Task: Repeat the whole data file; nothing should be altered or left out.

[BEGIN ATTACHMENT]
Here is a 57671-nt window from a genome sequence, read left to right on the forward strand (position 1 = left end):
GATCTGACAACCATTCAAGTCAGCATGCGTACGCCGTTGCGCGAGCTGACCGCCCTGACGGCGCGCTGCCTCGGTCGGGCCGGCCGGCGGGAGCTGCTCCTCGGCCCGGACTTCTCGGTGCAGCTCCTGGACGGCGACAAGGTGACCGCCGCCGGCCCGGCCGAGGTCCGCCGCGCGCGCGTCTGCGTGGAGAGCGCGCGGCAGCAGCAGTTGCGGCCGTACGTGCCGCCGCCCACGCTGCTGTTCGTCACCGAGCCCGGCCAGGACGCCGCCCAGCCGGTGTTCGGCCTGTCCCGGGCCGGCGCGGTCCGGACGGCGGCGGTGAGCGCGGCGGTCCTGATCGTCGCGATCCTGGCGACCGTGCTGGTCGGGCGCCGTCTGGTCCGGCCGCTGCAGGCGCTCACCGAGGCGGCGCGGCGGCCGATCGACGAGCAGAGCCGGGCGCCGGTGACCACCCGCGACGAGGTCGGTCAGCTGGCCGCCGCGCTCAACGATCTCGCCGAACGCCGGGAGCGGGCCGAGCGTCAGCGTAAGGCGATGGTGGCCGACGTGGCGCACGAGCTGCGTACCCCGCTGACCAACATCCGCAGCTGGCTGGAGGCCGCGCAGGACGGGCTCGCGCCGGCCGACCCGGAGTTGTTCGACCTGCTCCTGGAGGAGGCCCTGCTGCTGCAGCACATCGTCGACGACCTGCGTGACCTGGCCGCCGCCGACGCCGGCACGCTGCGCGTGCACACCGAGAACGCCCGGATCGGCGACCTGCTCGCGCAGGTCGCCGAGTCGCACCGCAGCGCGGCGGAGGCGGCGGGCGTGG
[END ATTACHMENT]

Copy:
Here is a 57671-nt window from a genome sequence, read left to right on the forward strand (position 1 = left end):
GATCTGACAACCATTCAAGTCAGCATGCGTACGCCGTTGCGCGAGCTGACCGCCCTGACGGCGCGCTGCCTCGGTCGGGCCGGCCGGCGGGAGCTGCTCCTCGGCCCGGACTTCTCGGTGCAGCTCCTGGACGGCGACAAGGTGACCGCCGCCGGCCCGGCCGAGGTCCGCCGCGCGCGCGTCTGCGTGGAGAGCGCGCGGCAGCAGCAGTTGCGGCCGTACGTGCCGCCGCCCACGCTGCTGTTCGTCACCGAGCCCGGCCAGGACGCCGCCCAGCCGGTGTTCGGCCTGTCCCGGGCCGGCGCGGTCCGGACGGCGGCGGTGAGCGCGGCGGTCCTGATCGTCGCGATCCTGGCGACCGTGCTGGTCGGGCGCCGTCTGGTCCGGCCGCTGCAGGCGCTCACCGAGGCGGCGCGGCGGCCGATCGACGAGCAGAGCCGGGCGCCGGTGACCACCCGCGACGAGGTCGGTCAGCTGGCCGCCGCGCTCAACGATCTCGCCGAACGCCGGGAGCGGGCCGAGCGTCAGCGTAAGGCGATGGTGGCCGACGTGGCGCACGAGCTGCGTACCCCGCTGACCAACATCCGCAGCTGGCTGGAGGCCGCGCAGGACGGGCTCGCGCCGGCCGACCCGGAGTTGTTCGACCTGCTCCTGGAGGAGGCCCTGCTGCTGCAGCACATCGTCGACGACCTGCGTGACCTGGCCGCCGCCGACGCCGGCACGCTGCGCGTGCACACCGAGAACGCCCGGATCGGCGACCTGCTCGCGCAGGTCGCCGAGTCGCACCGCAGCGCGGCGGAGGCGGCGGGCGTGG